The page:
The CFPB estimates that 25 percent of the U.S. workforce is employed in some form of public service, and many may be eligible for loan forgiveness under this program. These include teachers, social workers, first responders, servicemembers, nurses, and other public health professionals. So far, more than 500,000 people have signaled their intention to pursue debt relief under this program. According to the Department of Education, almost two-thirds of them earn less than $50,000 per year, and 86 percent earn less than $75,000 per year. In October 2017, the Department of Education will begin accepting applications from the first round of eligible borrowers seeking loan forgiveness under this program.

Wednesday’s report highlights complaints about servicing problems that may knock borrowers off track as they seek loan forgiveness earned through their public service and guaranteed by federal law. The report analyzes complaints from March 1, 2016 through Feb. 28, 2017. Some borrower complaints describe industry practices that delay or deny access to promised loan forgiveness, forcing some to forfeit months or years of qualifying service. This can add hundreds or thousands of dollars to the total cost of borrowers’ student debt. The report spotlights borrower complaints about:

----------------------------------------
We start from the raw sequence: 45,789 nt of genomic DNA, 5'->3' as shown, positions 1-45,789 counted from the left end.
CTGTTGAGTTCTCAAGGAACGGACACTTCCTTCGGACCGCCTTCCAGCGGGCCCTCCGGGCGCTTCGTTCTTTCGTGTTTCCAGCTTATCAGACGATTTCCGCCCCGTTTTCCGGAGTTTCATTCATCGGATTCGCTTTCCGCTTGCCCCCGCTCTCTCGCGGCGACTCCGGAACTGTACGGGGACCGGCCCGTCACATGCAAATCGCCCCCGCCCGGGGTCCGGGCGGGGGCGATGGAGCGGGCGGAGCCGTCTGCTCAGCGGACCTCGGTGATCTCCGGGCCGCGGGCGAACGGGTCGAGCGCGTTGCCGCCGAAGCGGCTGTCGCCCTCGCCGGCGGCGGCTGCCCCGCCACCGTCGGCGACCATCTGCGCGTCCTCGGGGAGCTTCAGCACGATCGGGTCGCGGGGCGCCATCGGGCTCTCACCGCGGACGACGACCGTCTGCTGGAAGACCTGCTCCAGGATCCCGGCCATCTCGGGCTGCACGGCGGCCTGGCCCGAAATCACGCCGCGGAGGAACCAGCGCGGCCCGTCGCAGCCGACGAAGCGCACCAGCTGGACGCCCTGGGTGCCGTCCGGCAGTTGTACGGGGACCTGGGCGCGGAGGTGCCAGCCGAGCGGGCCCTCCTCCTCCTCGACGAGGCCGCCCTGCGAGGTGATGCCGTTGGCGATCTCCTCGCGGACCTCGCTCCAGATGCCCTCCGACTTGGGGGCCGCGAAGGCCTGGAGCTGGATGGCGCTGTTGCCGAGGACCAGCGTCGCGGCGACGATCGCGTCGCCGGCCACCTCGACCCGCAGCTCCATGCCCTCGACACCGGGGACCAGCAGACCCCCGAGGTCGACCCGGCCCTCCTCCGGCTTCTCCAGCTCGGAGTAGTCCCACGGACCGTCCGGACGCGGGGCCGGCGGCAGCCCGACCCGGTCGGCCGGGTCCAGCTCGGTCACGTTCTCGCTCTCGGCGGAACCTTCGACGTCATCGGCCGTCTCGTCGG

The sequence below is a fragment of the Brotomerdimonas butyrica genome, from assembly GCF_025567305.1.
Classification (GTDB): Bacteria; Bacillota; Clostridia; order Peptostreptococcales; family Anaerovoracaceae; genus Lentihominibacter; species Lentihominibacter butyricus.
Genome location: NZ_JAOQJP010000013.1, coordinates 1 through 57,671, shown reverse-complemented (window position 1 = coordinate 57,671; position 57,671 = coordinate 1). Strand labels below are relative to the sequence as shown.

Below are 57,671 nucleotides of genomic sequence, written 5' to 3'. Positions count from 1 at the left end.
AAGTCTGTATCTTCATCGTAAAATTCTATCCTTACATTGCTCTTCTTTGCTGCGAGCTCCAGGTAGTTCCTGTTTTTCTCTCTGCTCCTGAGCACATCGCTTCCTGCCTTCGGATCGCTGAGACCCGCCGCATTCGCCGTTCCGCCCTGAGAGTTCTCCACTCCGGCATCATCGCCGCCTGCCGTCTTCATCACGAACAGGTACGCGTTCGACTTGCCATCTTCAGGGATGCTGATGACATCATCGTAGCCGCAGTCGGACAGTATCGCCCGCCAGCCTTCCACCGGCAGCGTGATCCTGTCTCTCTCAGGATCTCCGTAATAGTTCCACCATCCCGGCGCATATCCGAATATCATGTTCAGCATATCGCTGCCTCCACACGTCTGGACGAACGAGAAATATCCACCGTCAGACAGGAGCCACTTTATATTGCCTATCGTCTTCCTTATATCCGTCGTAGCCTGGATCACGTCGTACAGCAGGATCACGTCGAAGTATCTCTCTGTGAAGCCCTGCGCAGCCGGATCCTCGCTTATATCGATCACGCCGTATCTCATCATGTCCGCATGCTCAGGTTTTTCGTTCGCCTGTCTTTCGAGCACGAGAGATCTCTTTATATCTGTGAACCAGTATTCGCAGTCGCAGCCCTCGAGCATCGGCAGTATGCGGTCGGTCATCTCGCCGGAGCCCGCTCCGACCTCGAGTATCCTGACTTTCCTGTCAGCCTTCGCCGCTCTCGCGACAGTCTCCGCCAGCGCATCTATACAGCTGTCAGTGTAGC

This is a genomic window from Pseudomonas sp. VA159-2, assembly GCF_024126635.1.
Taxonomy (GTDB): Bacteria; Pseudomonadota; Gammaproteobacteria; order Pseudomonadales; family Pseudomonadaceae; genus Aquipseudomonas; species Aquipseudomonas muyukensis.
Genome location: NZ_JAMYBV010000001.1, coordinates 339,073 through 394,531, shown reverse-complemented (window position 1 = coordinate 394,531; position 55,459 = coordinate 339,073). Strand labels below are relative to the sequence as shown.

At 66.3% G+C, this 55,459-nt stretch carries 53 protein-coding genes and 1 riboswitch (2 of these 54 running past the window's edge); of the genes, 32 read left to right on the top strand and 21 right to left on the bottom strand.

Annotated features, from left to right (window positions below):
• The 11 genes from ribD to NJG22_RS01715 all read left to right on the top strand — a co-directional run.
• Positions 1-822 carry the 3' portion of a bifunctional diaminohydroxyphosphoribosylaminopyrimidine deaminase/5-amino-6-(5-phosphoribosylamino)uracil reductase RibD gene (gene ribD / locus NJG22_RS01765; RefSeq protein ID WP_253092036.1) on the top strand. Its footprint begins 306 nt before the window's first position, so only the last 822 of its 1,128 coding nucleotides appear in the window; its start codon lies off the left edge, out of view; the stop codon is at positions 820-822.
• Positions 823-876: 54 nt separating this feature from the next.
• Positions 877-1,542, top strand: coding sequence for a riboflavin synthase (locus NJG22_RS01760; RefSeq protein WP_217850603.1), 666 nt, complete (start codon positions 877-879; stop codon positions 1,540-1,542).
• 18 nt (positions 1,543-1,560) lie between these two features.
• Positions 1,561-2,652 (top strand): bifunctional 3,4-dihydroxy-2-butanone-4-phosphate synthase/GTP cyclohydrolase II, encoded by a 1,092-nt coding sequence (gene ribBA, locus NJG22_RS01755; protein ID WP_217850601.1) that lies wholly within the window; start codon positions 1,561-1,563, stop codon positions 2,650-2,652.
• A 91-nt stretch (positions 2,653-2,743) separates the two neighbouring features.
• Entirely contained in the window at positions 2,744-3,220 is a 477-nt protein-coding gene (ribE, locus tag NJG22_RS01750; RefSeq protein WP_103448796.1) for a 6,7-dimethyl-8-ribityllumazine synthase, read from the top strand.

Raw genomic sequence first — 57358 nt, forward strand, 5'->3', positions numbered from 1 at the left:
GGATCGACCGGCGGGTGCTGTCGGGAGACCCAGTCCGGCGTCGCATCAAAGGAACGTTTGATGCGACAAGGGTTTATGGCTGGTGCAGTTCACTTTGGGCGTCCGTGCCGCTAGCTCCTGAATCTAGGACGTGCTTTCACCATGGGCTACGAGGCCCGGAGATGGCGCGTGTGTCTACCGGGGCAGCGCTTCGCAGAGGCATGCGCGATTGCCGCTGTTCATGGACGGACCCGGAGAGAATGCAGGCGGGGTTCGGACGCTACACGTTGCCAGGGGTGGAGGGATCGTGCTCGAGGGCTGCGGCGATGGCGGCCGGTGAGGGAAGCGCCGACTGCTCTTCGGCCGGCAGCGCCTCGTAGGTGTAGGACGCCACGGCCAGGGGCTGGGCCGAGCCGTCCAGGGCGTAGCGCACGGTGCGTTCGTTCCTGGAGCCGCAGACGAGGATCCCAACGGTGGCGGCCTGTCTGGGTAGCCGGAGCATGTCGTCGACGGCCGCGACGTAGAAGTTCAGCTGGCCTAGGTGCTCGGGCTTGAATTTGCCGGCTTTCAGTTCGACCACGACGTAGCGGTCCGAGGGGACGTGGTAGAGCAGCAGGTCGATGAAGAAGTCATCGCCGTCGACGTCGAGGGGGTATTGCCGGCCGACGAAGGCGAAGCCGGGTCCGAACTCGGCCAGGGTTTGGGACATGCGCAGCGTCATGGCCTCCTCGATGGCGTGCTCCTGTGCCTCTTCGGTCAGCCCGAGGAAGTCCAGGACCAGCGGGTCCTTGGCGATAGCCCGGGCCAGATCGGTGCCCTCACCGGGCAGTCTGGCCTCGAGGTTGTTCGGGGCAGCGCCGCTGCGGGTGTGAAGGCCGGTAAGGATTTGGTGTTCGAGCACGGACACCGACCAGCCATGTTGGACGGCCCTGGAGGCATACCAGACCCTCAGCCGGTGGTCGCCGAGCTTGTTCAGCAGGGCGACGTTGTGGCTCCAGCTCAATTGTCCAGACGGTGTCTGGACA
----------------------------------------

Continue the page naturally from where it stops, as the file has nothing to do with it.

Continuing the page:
• Incorrect or insufficient information from servicers about loan forgiveness eligibility.
  • Processing delays and errors that cause borrowers to miss out on qualified payments.
  • Job certification problems that knock borrowers off track.

The CFPB has also updated its guidelines to prioritize its supervision of potentially illegal practices used by student loan servicers to administer loan forgiveness benefits. Bureau supervision examinations will look at whether servicers tell eligible consumers what they need to do to qualify for forgiveness, warn consumers who believe they are on track to qualify when they are not, provide clear information about the loan forgiveness program, and accurately evaluate borrowers eligibility and progress toward loan forgiveness.